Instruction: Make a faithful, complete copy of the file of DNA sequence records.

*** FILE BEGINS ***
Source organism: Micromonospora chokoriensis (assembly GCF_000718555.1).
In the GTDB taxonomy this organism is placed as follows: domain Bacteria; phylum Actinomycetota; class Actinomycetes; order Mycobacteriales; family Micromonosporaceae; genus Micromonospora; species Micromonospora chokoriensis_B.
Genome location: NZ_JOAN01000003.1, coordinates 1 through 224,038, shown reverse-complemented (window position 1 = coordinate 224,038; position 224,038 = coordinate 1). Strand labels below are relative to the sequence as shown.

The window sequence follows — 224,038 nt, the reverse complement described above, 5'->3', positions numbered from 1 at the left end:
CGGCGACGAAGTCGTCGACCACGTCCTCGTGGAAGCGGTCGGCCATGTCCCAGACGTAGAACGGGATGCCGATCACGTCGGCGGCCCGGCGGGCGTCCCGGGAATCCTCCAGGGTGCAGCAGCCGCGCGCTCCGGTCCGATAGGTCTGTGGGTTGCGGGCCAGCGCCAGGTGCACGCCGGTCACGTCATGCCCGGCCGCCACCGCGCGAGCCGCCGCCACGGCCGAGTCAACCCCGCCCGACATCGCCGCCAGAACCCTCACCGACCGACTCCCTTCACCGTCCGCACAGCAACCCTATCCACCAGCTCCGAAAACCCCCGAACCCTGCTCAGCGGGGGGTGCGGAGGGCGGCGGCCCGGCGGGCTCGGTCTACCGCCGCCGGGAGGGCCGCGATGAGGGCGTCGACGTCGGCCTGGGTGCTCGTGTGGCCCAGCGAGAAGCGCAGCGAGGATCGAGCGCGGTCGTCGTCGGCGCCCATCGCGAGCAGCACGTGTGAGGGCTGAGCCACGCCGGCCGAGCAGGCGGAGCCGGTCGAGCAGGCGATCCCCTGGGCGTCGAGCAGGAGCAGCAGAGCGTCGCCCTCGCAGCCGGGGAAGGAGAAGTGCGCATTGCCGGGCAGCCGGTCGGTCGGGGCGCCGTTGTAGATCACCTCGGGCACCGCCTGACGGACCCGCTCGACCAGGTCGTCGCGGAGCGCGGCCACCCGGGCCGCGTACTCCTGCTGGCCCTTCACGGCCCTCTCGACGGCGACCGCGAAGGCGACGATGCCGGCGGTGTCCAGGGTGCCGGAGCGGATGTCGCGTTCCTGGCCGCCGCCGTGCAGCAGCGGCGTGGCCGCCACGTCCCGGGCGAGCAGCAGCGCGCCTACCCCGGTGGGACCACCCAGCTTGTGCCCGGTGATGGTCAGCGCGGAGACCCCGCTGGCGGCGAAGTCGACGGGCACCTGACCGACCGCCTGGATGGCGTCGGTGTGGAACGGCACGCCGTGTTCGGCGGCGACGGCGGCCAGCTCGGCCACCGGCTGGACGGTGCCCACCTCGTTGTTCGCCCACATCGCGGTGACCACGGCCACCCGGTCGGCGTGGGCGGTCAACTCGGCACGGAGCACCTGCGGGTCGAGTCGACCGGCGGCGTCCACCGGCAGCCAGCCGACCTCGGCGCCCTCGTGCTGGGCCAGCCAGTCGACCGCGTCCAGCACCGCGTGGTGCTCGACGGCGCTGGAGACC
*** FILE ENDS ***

Source organism: Micromonospora chokoriensis (assembly GCF_000718555.1).
In the GTDB taxonomy this organism is placed as follows: domain Bacteria; phylum Actinomycetota; class Actinomycetes; order Mycobacteriales; family Micromonosporaceae; genus Micromonospora; species Micromonospora chokoriensis_B.
Genome location: NZ_JOAN01000003.1, coordinates 1 through 224,038, shown reverse-complemented (window position 1 = coordinate 224,038; position 224,038 = coordinate 1). Strand labels below are relative to the sequence as shown.

The window sequence follows — 224,038 nt, the reverse complement described above, 5'->3', positions numbered from 1 at the left end:
CGGCGACGAAGTCGTCGACCACGTCCTCGTGGAAGCGGTCGGCCATGTCCCAGACGTAGAACGGGATGCCGATCACGTCGGCGGCCCGGCGGGCGTCCCGGGAATCCTCCAGGGTGCAGCAGCCGCGCGCTCCGGTCCGATAGGTCTGTGGGTTGCGGGCCAGCGCCAGGTGCACGCCGGTCACGTCATGCCCGGCCGCCACCGCGCGAGCCGCCGCCACGGCCGAGTCAACCCCGCCCGACATCGCCGCCAGAACCCTCACCGACCGACTCCCTTCACCGTCCGCACAGCAACCCTATCCACCAGCTCCGAAAACCCCCGAACCCTGCTCAGCGGGGGGTGCGGAGGGCGGCGGCCCGGCGGGCTCGGTCTACCGCCGCCGGGAGGGCCGCGATGAGGGCGTCGACGTCGGCCTGGGTGCTCGTGTGGCCCAGCGAGAAGCGCAGCGAGGATCGAGCGCGGTCGTCGTCGGCGCCCATCGCGAGCAGCACGTGTGAGGGCTGAGCCACGCCGGCCGAGCAGGCGGAGCCGGTCGAGCAGGCGATCCCCTGGGCGTCGAGCAGGAGCAGCAGAGCGTCGCCCTCGCAGCCGGGGAAGGAGAAGTGCGCATTGCCGGGCAGCCGGTCGGTCGGGGCGCCGTTGTAGATCACCTCGGGCACCGCCTGACGGACCCGCTCGACCAGGTCGTCGCGGAGCGCGGCCACCCGGGCCGCGTACTCCTGCTGGCCCTTCACGGCCCTCTCGACGGCGACCGCGAAGGCGACGATGCCGGCGGTGTCCAGGGTGCCGGAGCGGATGTCGCGTTCCTGGCCGCCGCCGTGCAGCAGCGGCGTGGCCGCCACGTCCCGGGCGAGCAGCAGCGCGCCTACCCCGGTGGGACCACCCAGCTTGTGCCCGGTGATGGTCAGCGCGGAGACCCCGCTGGCGGCGAAGTCGACGGGCACCTGACCGACCGCCTGGATGGCGTCGGTGTGGAACGGCACGCCGTGTTCGGCGGCGACGGCGGCCAGCTCGGCCACCGGCTGGACGGTGCCCACCTCGTTGTTCGCCCACATCGCGGTGACCACGGCCACCCGGTCGGCGTGGGCGGTCAACTCGGCACGGAGCACCTGCGGGTCGAGTCGACCGGCGGCGTCCACCGGCAGCCAGCCGACCTCGGCGCCCTCGTGCTGGGCCAGCCAGTCGACCGCGTCCAGCACCGCGTGGTGCTCGACGGCGCTGGAGACC